Penn State (7-5) Cal (7-5) Colorado (4-9)
West Virginia (7-5) Minnesota (5-7) Boston College (3-9)
Duke (7-5) Illinois (5-7) Maryland (3-9)
Auburn (6-6) Vanderbilt (4-8) Wake Forest (3-9)
Washington (6-6) Syracuse (4-8) Iowa State (3-9)
Arizona (6-6) Virginia (4-8) Purdue( 2-10)
Texas (5-7) Georgia Tech (3-9) Kansas (0-12)
Rutgers (4-8) Oregon State (2-10) UCF (0-12)

Promoted to Conference 2: Iowa, North Carolina

Promotion Playoff 3: Northwestern vs. Miami, Utah vs. Ole Miss

Relegated to Conference 4: Arizona, Texas, Rutgers


Promoted to Conference 3: Pitt, Tennessee

Promotion Playoff 4: Washington State vs. Texas Tech, Arkansas vs. NC State

Relegated to Conference 5: Virginia, Georgia Tech, Oregon State


Promoted to Conference 4: Houston, BYU

Promotion Playoff 5: Boise State vs. Kentucky, Cincinnati vs. Indiana

Now, if we assume that the No. 3 seeds all win the Promotion Playoffs in each conference, this is how the new conferences would look the following season.

Bold denotes newly-promoted teams, underline for newly-relegated teams

Conference 1 Conference 2 Conference 3 Conference 4 Conference 5
Clemson Georgia Missouri Arizona Virginia
Alabama LSU Nebraska Texas Georgia Tech
Oklahoma Louisville South Carolina Rutgers Oregon State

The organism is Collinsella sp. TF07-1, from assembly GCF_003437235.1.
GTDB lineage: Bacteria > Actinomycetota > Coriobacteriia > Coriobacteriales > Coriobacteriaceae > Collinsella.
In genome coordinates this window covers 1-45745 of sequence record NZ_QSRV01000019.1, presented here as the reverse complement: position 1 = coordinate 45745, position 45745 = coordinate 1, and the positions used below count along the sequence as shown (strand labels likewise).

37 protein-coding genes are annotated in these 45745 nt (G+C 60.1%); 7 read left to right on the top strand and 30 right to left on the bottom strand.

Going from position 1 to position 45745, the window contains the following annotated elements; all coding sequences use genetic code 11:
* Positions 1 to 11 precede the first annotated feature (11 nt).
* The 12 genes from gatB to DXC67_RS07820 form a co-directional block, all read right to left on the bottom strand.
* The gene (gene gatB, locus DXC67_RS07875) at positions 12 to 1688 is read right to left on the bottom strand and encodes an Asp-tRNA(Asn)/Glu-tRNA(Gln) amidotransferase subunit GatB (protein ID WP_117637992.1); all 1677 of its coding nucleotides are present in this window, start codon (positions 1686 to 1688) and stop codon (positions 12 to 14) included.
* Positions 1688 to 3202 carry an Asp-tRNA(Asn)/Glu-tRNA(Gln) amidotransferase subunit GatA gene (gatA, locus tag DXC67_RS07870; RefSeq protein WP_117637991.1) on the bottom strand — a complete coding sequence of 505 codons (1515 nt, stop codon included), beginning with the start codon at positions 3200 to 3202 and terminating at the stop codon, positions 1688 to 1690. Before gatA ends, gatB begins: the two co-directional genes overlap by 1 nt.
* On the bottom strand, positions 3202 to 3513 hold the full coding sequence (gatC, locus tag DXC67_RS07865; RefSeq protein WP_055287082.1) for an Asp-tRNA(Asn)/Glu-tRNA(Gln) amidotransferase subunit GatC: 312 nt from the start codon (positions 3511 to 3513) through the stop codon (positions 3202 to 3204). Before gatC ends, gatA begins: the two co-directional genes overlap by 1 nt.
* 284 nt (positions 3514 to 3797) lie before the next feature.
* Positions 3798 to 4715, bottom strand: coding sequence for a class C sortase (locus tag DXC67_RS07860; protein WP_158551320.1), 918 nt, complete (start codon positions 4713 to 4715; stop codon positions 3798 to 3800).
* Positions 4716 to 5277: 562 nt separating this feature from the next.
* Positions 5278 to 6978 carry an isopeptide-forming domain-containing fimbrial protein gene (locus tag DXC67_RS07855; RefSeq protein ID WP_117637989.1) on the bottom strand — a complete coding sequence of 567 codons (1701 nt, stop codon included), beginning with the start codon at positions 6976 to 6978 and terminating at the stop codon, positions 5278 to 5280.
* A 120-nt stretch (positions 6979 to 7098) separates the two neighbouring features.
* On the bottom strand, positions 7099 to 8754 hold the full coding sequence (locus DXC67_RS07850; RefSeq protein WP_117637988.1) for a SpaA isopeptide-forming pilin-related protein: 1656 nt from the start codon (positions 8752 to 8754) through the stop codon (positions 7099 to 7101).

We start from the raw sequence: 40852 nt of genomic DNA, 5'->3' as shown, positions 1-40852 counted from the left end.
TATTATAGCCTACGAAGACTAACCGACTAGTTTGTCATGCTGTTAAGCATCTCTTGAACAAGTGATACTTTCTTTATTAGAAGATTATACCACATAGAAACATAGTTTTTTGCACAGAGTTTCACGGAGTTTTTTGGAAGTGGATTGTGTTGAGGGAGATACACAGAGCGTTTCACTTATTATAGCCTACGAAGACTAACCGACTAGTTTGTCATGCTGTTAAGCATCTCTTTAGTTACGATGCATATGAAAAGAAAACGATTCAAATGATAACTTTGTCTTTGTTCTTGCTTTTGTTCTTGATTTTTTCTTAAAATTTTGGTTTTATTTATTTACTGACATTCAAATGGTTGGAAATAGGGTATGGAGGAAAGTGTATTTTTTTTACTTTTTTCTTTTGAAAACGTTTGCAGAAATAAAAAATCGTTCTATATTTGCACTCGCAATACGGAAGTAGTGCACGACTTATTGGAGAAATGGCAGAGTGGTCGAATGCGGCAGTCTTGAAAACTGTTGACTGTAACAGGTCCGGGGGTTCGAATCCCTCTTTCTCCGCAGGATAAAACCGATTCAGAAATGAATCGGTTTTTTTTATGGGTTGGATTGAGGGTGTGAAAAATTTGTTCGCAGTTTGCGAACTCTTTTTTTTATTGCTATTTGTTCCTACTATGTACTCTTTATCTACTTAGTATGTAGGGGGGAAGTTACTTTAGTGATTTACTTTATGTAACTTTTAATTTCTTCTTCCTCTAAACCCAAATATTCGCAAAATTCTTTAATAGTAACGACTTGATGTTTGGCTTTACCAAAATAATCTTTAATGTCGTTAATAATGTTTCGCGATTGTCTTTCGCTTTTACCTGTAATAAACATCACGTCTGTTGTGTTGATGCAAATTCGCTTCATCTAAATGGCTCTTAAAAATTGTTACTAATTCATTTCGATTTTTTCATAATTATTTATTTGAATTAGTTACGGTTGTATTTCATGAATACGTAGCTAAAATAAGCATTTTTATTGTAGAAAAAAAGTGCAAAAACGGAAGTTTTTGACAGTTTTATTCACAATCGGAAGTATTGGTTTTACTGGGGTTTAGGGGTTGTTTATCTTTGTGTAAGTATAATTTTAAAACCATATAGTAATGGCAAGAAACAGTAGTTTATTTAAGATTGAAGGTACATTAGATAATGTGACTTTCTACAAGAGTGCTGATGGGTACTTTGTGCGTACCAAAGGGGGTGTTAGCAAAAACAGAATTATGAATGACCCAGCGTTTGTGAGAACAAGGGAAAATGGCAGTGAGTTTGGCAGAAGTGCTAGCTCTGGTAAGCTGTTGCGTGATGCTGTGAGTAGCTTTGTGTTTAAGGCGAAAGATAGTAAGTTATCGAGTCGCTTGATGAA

Michigan State Michigan Utah Arkansas Cincinnati
Ohio State USC Ole Miss NC State Indiana
Florida State Texas A&M Miami Texas Tech Kentucky
Stanford UCLA Penn State Cal Colorado
Oklahoma State Mississippi State West Virginia Minnesota Boston College
Notre Dame Kansas State Duke Illinois Maryland
Oregon Virginia Tech Auburn Vanderbilt Wake Forest
Baylor Arizona State Washington Syracuse Iowa State
TCU Iowa Pitt Houston Purdue
Florida North Carolina Tennessee BYU Kansas
Wisconsin Northwestern Washington State Boise State UCF

This system would continue on with teams being promoted or relegated to new conferences every year.

As I stated a few thousand words ago, this plan will likely never happen. It would cause too much of an uproar among the schools and fans because, even if this idea is fun to contemplate and may actually be better for college football long-term, it would uproot a lot of tradition and history that the game's been built upon for a hundred-plus years.

This is simply another interesting idea, one that could possibly improve the game in a lot of different ways. And I wouldn't mind seeing it in action one day.

CBS Sports Writer

Tom Fornelli has been a college football writer at CBS Sports since 2010. During his time at CBS, Tom has proven time and again that he hates your favorite team and thinks your rival is a paragon of football... Full Bio